By State Senator Scott Martin
Although Pennsylvania’s financial position appears to be strong in the current fiscal year, the commonwealth’s budgetary outlook in future years is not nearly so rosy.
In November, the nonpartisan Independent Fiscal Office forecast structural imbalances in the state budget of between $1.5 billion and $3.1 billion every year from 2024 through 2028.
We shouldn’t wait until the bill comes due to tackle these significant challenges. If we kick the can further down the road, it will be too late to avoid the worst of the consequences.
Thankfully, there are some painless steps we can take now to address our looming financial uncertainty. The surest way to create a more sustainable future for Pennsylvania is by supporting pro-growth policies that unleash our commonwealth’s full economic potential.
That process starts with eliminating barriers to economic growth.
Last month, the state Senate took a strong step toward making Pennsylvania more job-friendly by approving a proposed state constitutional amendment that would cut through the reams of government red tape that often tie up numerous economic development projects.
The amendment boils down to one simple question: Should the power to impose regulations be vested in local elected officials who are accountable to the people they serve, or to unelected bureaucrats who are accountable only to their governor?
If the proposed amendment is approved by the state House of Representatives, the measure would give voters the final say on whether lawmakers should be able to overturn onerous government regulations that chase away jobs and investment.
The Wolf administration’s pursuit of its Regional Greenhouse Gas Initiative carbon tax was a perfect example of government overreach that smothers jobs and new investment. We cannot expect job creators to invest in Pennsylvania if we routinely threaten them with higher costs to do business.
Similarly, continuing Pennsylvania’s planned phase-down of the corporate net income tax rate would send a strong signal that our commonwealth is open for business. The cut in this rate was hailed by job creators as the key to encouraging business and job growth in Pennsylvania. The scheduled reduction in the corporate net income tax rate is projected to bring us from one of the highest employer tax rates in the country to one of the lowest by 2031.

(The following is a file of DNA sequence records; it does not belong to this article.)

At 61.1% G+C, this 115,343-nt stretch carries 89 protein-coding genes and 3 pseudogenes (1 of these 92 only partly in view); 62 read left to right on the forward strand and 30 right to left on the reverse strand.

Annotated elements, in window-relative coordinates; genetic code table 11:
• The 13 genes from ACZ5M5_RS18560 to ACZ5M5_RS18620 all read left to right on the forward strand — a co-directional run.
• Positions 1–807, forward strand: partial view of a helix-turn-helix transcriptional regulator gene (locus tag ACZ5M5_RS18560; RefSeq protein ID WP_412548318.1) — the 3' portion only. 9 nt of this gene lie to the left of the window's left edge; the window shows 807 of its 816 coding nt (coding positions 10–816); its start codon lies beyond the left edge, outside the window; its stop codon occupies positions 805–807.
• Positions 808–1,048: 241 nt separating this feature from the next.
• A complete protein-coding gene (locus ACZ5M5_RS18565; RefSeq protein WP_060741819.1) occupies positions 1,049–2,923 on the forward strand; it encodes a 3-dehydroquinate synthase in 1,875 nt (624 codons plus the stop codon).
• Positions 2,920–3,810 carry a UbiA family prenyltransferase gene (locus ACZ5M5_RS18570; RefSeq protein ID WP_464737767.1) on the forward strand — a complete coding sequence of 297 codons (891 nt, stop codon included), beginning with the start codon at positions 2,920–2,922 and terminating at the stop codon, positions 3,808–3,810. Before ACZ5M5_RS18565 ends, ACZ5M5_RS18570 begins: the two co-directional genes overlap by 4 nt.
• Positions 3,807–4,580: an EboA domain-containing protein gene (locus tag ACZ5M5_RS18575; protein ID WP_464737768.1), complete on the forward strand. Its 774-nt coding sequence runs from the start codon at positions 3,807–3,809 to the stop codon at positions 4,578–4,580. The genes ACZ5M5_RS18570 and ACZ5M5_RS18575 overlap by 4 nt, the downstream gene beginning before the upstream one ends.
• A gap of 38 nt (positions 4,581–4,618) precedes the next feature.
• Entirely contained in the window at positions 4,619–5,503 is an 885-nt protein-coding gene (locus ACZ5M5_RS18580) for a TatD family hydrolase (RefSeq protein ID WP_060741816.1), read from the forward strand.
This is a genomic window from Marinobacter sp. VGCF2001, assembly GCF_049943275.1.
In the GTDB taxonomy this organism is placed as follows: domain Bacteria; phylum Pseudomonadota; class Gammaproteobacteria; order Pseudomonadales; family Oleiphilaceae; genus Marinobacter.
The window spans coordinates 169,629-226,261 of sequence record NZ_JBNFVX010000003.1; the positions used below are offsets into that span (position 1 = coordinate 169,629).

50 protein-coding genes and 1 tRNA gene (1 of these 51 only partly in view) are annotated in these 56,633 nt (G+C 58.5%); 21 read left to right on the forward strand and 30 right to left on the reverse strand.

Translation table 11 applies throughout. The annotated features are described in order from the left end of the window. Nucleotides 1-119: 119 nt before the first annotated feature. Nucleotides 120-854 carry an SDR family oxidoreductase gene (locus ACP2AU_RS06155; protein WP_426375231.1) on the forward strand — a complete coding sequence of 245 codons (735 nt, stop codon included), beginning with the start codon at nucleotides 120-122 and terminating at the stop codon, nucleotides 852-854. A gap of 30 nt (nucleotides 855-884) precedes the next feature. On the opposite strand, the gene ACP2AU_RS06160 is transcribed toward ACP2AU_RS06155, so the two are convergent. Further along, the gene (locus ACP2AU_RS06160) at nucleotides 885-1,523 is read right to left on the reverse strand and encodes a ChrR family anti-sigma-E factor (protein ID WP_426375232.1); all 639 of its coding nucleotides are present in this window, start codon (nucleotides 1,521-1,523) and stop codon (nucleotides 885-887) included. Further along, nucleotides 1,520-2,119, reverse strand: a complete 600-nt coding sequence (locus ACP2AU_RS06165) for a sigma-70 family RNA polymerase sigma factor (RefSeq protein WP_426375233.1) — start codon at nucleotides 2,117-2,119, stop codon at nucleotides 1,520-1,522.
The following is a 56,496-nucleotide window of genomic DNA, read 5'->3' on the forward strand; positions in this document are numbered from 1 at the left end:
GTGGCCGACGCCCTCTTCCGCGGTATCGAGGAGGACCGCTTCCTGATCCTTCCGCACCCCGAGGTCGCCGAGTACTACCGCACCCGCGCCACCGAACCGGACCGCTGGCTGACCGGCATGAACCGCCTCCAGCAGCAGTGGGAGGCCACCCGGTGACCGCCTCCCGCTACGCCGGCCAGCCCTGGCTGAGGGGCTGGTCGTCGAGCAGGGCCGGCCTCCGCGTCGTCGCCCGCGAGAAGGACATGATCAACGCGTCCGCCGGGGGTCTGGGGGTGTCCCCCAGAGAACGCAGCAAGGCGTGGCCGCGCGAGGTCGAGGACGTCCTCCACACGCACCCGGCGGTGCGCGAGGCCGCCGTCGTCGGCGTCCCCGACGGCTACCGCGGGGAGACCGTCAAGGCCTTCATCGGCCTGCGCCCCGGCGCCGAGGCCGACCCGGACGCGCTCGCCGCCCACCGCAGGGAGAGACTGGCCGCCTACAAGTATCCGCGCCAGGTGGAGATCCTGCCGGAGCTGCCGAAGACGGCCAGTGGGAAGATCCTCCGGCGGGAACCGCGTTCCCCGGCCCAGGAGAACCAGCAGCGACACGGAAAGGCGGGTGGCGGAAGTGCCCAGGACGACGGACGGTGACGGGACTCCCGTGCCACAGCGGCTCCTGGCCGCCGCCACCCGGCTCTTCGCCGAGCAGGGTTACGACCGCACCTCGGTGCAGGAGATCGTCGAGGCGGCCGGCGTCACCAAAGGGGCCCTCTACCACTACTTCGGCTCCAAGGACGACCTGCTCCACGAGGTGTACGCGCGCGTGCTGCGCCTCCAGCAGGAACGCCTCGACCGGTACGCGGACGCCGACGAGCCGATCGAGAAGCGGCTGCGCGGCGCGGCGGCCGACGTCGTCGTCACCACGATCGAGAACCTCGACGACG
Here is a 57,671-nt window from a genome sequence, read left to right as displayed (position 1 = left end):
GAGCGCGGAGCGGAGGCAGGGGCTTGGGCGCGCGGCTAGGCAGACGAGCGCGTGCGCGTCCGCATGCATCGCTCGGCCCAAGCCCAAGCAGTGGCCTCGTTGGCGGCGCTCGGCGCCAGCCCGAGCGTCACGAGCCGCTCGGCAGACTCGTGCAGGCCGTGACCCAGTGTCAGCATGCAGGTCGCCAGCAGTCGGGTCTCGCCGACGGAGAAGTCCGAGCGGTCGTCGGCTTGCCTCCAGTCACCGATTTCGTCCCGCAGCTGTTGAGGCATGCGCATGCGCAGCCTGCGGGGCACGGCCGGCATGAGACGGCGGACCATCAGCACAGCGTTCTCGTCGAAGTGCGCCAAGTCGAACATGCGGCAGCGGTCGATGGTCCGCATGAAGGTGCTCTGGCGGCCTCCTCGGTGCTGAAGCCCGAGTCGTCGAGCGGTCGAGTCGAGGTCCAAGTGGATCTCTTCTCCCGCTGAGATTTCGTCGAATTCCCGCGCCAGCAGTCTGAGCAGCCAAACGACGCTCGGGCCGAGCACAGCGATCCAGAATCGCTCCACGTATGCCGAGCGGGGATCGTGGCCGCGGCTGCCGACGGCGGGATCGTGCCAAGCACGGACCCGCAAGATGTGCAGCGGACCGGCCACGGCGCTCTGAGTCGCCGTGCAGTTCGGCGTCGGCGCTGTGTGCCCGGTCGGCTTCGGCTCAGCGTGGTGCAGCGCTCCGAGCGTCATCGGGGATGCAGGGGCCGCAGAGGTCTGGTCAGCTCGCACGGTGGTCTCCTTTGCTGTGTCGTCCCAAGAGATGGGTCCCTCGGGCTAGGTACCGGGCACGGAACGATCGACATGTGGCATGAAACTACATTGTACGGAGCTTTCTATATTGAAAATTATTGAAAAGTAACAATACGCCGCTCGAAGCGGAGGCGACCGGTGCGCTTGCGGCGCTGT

There is ample reason to believe the continued reduction in the corporate net income tax rate will continue with bipartisan support. On a recent Pennsylvania Cable Network call-in show, state Senate Democratic Leader Jay Costa and I both cited the importance of cutting the corporate net income tax rate to support our ongoing efforts to create and retain quality jobs in Pennsylvania.
While we continue to explore other avenues to make our state more competitive, it is important to make sure our own financial house is in order. That means ensuring we have sufficient reserves to weather a potential downturn in the economy, to minimize the needs for service cuts or tax increases.
Over the past two years, state Senate Republicans led the charge to build up the state’s “rainy day fund.” Our reserves were essentially depleted as recently as 2018. Today, we have a fund balance of more than $5 billion. This puts our total budgetary reserves close to the national average, which not only helps us deal with unforeseen financial difficulties, but also has the potential to improve our bond rating and reduce long-term borrowing costs.
While we try to create more homegrown job opportunities statewide, we must also prioritize efforts to train our citizens to meet the needs of today’s job creators. This includes ensuring Pennsylvanians can access vocational programs, career and technical education, and other job-training systems to broaden their employment options.
We have seen the value of targeted workforce development locally, particularly in terms of meeting job training needs in populations that suffer from high unemployment and underemployment.
Tec Centro, which has campuses in both Lancaster and Berks counties, is a prime example of how we can connect job seekers to in-demand careers. I recently visited the Berks campus and was extremely impressed by the work there to provide critical skills training to unemployed and underemployed residents, which will ensure that more Pennsylvanians can achieve self-sufficiency and financial independence.
Individually, each of these priorities will make a positive impact on the financial health of our commonwealth. Taken together, these measures represent a cohesive strategy to meet the needs of Pennsylvania and its citizens and ensure more prosperous communities for many years to come.
State Senator Scott Martin is from Lancaster County and is Chair of the Appropriations Committee.
The views expressed here are those of the author and not necessarily those of the Susquehanna Valley Center.
Nothing contained here should be considered as an attempt to aid or hinder the passage of any legislation.
This first appeared on LNP on February 28, 2023.